I've noticed recently that, when you ask an email correspondent for their contact information (those who don't include it in their e-signature), what one gets is different today than a few years ago.
Today, one gets:
- one or more email addresses,
- cell phone #,
- Twitter handle,
- various URL's to information on the web (usually LinkedIn, Facebook, the person's blog/tubmlr, et al.); and
What one doesn't get:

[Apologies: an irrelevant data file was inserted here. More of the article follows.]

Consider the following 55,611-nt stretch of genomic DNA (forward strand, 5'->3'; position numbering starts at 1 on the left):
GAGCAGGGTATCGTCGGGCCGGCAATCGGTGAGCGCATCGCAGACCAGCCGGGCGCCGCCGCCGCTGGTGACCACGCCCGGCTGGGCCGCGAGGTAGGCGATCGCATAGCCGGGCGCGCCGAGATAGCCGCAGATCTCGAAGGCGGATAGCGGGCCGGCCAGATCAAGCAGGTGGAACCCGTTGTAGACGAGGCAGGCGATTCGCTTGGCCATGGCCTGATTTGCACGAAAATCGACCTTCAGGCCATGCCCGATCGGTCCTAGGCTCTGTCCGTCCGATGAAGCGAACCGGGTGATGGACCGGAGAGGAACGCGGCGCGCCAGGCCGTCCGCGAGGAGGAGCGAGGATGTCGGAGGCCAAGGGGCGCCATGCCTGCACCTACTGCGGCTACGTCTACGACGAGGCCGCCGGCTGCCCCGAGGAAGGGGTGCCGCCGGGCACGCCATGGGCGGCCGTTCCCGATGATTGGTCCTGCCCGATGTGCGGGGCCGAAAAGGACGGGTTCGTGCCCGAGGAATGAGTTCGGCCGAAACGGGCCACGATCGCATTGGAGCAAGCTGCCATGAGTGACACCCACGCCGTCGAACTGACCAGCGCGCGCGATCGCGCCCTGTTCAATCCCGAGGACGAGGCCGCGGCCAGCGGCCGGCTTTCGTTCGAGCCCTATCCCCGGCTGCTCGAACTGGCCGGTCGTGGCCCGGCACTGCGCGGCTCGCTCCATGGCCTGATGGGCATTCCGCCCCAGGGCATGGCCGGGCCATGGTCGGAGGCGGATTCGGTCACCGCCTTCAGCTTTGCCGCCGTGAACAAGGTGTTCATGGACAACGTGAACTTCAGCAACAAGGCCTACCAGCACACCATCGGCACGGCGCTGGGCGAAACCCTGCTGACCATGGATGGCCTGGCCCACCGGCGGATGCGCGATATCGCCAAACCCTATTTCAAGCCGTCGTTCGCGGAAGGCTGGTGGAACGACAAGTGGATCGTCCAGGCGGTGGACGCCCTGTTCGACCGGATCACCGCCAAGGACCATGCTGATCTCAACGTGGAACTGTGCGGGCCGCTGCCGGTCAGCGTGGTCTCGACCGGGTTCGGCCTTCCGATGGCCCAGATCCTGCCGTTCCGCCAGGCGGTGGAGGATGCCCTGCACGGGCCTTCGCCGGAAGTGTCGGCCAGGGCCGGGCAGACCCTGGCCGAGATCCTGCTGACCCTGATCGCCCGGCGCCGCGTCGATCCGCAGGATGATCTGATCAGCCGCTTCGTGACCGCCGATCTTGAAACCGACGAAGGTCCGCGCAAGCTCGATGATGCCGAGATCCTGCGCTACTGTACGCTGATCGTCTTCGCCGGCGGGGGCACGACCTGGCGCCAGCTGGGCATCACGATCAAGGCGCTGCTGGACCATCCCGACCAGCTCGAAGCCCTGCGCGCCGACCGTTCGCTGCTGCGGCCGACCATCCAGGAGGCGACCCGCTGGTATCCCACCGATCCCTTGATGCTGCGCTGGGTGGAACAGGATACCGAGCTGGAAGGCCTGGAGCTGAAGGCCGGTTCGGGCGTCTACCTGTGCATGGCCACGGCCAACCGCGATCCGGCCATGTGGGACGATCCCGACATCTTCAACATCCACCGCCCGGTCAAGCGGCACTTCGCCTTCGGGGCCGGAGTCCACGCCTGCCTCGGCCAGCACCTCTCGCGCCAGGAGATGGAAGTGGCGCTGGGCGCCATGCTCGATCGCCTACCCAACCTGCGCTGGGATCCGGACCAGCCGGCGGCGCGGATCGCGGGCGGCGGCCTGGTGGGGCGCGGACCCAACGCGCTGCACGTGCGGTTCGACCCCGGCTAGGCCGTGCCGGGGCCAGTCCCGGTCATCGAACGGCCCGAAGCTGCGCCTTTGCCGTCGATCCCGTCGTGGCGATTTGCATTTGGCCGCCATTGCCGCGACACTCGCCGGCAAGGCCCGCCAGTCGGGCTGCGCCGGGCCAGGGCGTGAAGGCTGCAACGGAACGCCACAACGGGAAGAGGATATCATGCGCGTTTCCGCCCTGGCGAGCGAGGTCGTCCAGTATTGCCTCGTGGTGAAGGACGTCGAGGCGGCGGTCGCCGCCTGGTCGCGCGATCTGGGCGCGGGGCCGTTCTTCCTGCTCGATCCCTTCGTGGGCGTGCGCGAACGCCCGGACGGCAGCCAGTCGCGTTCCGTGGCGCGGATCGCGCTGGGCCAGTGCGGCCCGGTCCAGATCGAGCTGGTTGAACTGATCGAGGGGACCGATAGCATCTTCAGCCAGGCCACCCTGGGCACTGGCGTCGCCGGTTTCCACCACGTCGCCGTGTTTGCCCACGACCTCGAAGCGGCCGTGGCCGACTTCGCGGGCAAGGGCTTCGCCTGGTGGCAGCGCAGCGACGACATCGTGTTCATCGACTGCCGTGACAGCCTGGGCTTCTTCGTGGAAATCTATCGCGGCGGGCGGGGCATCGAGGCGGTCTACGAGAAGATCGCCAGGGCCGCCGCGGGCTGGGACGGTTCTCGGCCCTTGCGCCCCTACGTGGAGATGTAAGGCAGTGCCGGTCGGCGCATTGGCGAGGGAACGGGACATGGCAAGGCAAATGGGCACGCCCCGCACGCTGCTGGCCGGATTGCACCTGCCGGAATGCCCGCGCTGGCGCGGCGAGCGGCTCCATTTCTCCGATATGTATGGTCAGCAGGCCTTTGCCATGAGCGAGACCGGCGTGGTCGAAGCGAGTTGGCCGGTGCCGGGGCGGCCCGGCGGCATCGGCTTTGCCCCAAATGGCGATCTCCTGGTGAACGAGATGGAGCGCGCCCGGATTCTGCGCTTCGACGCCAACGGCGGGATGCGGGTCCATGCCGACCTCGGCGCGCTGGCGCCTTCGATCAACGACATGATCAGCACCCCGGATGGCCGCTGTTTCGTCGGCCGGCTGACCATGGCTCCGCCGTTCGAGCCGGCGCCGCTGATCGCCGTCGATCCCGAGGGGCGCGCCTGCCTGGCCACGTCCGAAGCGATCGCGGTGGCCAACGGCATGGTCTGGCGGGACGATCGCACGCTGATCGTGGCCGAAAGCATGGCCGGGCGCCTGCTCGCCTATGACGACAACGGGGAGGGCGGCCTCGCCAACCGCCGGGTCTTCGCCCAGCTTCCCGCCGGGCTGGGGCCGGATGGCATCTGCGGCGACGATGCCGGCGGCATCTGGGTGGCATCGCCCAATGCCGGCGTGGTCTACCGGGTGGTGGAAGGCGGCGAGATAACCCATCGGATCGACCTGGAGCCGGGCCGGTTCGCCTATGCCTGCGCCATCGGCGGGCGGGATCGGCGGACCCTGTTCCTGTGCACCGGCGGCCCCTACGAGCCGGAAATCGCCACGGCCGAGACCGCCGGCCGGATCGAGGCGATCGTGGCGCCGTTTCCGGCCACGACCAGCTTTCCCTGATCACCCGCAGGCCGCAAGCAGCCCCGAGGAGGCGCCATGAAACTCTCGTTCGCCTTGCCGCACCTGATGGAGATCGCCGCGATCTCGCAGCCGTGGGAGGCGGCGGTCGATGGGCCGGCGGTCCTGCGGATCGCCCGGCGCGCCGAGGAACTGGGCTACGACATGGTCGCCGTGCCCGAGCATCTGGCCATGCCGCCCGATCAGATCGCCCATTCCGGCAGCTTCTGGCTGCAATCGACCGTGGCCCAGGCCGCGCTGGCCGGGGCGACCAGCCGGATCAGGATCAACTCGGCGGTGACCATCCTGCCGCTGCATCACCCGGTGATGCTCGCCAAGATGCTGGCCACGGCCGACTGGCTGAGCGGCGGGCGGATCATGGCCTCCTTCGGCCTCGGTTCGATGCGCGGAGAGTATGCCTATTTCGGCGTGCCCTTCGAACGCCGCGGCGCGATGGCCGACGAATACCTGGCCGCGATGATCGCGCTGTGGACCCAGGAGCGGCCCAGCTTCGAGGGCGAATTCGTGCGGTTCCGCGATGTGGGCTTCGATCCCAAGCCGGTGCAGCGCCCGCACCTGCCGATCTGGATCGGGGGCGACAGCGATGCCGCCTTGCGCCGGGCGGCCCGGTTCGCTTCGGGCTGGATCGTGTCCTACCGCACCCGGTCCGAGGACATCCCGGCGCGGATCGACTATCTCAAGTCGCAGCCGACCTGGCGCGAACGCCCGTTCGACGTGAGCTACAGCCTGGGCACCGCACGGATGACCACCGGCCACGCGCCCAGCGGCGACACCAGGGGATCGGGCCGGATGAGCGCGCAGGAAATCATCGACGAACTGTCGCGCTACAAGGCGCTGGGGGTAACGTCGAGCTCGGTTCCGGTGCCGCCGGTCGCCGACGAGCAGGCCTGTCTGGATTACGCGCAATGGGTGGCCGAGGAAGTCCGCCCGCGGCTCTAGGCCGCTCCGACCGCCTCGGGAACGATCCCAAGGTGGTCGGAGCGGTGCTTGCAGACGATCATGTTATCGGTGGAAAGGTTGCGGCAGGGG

- a physical address
- IM name
- landline phone #
- Service providers (e.g., lawyers, accountants, consultants), who give reams of contact information, no surprise
- Executives in large companies with executive assistants (who, increasingly and humorously in some cases, have their own elaborate e-signatures)
- Folks outside the tech/media startup echo chamber in which I live
Interesting how address book technology hasn't kept up. In Outlook 2007, the version I use, there's no field for one's Twitter handle (one can still enter one's IM address/name), only space for one "web site", and no recognition in any of the "database fields" of the rise of social networks as a part of one's identity and "address".